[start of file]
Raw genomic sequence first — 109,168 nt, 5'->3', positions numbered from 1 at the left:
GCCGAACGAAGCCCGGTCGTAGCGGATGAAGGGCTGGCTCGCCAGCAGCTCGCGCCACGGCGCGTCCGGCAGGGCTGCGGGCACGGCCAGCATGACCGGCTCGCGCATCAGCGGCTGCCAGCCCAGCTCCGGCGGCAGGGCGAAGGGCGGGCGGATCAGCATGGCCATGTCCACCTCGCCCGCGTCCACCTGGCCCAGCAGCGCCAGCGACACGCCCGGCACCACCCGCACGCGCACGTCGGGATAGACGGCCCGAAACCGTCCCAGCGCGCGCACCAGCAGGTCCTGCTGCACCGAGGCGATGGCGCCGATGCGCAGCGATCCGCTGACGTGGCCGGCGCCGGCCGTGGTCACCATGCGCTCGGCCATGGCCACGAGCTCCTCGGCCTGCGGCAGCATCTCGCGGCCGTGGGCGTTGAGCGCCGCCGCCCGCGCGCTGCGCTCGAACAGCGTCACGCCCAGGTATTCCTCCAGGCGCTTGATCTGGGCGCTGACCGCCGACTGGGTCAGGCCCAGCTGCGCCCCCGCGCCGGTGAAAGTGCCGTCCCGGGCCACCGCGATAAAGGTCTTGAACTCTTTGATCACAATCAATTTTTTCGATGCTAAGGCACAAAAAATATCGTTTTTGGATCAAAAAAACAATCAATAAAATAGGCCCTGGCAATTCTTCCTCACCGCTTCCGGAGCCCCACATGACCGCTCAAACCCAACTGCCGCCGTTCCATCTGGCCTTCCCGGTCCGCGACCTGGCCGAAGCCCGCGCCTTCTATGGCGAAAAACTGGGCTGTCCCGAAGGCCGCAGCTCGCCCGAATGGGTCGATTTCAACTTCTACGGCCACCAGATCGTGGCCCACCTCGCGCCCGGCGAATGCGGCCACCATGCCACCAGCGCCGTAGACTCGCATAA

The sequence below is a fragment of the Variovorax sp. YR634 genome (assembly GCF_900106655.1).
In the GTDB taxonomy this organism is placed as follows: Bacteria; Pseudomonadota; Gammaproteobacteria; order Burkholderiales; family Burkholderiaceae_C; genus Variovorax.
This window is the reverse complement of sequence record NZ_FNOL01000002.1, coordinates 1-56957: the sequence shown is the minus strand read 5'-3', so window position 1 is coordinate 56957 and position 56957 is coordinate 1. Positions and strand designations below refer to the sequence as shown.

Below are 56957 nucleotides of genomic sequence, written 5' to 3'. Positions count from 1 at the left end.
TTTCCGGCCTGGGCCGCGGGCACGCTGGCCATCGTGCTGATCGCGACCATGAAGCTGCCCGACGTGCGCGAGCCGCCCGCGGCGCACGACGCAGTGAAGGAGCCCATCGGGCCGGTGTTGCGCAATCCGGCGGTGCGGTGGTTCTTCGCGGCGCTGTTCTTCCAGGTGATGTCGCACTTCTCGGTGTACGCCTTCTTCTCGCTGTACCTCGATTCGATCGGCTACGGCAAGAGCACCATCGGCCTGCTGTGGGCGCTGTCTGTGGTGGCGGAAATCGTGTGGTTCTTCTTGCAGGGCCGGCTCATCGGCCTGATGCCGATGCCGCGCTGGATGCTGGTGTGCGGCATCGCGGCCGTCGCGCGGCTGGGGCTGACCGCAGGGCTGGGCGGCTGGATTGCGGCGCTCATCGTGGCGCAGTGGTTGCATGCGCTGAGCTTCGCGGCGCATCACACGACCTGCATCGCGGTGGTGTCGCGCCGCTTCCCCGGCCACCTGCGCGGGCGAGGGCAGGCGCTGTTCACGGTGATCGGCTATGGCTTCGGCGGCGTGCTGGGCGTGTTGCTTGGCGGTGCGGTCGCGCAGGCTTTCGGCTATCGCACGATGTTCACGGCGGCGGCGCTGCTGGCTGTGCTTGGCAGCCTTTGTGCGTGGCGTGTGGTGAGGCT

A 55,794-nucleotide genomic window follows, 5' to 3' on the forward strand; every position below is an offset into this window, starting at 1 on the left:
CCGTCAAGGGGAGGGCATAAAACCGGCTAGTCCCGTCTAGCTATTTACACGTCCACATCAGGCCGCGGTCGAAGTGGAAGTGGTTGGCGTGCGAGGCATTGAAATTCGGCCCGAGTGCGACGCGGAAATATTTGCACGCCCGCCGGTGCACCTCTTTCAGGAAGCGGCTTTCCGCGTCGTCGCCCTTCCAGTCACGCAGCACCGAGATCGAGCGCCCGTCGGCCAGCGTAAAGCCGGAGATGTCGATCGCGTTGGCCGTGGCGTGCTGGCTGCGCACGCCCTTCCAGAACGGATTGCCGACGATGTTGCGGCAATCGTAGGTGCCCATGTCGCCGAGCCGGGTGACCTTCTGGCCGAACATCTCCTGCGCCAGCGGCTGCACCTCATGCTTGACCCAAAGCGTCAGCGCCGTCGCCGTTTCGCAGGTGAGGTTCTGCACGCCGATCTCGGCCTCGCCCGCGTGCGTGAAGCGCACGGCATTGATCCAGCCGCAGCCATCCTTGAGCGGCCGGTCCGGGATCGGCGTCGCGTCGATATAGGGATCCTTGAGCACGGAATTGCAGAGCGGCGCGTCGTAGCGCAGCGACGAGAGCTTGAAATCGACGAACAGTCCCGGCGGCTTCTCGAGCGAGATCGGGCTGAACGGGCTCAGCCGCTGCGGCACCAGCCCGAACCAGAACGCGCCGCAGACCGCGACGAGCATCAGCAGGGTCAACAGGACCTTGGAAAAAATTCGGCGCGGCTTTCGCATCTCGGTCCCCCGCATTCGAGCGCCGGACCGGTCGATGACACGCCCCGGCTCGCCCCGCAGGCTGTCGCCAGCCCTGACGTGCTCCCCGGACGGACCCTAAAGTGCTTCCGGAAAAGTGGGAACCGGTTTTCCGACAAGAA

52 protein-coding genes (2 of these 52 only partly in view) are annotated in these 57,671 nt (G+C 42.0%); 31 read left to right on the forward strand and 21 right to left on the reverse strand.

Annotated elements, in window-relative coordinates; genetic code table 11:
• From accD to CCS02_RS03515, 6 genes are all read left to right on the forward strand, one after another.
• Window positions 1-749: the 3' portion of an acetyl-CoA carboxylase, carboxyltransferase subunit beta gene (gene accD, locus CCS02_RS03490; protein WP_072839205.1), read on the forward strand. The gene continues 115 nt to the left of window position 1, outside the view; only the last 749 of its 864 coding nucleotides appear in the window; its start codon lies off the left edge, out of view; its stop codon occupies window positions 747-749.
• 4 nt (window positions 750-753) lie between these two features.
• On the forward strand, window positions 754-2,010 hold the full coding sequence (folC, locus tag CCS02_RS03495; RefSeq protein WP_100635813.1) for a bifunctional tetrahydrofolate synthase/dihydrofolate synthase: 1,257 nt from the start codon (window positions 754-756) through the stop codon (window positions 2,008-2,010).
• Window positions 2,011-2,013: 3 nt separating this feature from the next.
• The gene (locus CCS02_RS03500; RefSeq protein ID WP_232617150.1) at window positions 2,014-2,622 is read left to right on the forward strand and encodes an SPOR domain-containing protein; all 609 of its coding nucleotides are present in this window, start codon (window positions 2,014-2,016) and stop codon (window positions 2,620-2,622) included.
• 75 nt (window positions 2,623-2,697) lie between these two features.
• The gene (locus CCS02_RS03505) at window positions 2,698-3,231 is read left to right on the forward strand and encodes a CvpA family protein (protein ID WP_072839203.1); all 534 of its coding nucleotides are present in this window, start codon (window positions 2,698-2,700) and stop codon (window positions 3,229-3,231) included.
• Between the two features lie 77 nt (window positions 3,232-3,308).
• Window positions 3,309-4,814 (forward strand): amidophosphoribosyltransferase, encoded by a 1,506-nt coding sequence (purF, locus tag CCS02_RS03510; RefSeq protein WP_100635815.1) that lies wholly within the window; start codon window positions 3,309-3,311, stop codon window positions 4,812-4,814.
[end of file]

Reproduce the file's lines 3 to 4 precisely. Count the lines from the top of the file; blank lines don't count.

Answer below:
The sequence below is a fragment of the Variovorax sp. YR634 genome (assembly GCF_900106655.1).
In the GTDB taxonomy this organism is placed as follows: Bacteria; Pseudomonadota; Gammaproteobacteria; order Burkholderiales; family Burkholderiaceae_C; genus Variovorax.